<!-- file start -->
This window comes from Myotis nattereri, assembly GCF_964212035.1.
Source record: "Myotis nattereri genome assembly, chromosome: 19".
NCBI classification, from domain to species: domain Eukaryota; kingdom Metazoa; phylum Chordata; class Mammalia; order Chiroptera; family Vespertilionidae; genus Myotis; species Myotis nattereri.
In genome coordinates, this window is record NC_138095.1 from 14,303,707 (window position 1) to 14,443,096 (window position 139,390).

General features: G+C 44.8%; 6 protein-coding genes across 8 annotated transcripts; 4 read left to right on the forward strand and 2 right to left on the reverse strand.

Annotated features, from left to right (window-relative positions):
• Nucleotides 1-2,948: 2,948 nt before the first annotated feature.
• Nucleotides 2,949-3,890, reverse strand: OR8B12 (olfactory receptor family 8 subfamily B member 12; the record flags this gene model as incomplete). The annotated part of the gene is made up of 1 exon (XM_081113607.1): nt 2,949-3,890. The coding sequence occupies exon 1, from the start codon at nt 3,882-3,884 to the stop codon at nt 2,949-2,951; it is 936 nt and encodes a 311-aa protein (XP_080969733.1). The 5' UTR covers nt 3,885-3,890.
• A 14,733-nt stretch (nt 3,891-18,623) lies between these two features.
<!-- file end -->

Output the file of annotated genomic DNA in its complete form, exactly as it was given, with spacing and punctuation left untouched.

This window comes from Myotis nattereri, assembly GCF_964212035.1.
Source record: "Myotis nattereri genome assembly, chromosome: 19".
NCBI classification, from domain to species: domain Eukaryota; kingdom Metazoa; phylum Chordata; class Mammalia; order Chiroptera; family Vespertilionidae; genus Myotis; species Myotis nattereri.
In genome coordinates, this window is record NC_138095.1 from 14,303,707 (window position 1) to 14,443,096 (window position 139,390).

General features: G+C 44.8%; 6 protein-coding genes across 8 annotated transcripts; 4 read left to right on the forward strand and 2 right to left on the reverse strand.

Annotated features, from left to right (window-relative positions):
• Nucleotides 1-2,948: 2,948 nt before the first annotated feature.
• Nucleotides 2,949-3,890, reverse strand: OR8B12 (olfactory receptor family 8 subfamily B member 12; the record flags this gene model as incomplete). The annotated part of the gene is made up of 1 exon (XM_081113607.1): nt 2,949-3,890. The coding sequence occupies exon 1, from the start codon at nt 3,882-3,884 to the stop codon at nt 2,949-2,951; it is 936 nt and encodes a 311-aa protein (XP_080969733.1). The 5' UTR covers nt 3,885-3,890.
• A 14,733-nt stretch (nt 3,891-18,623) lies between these two features.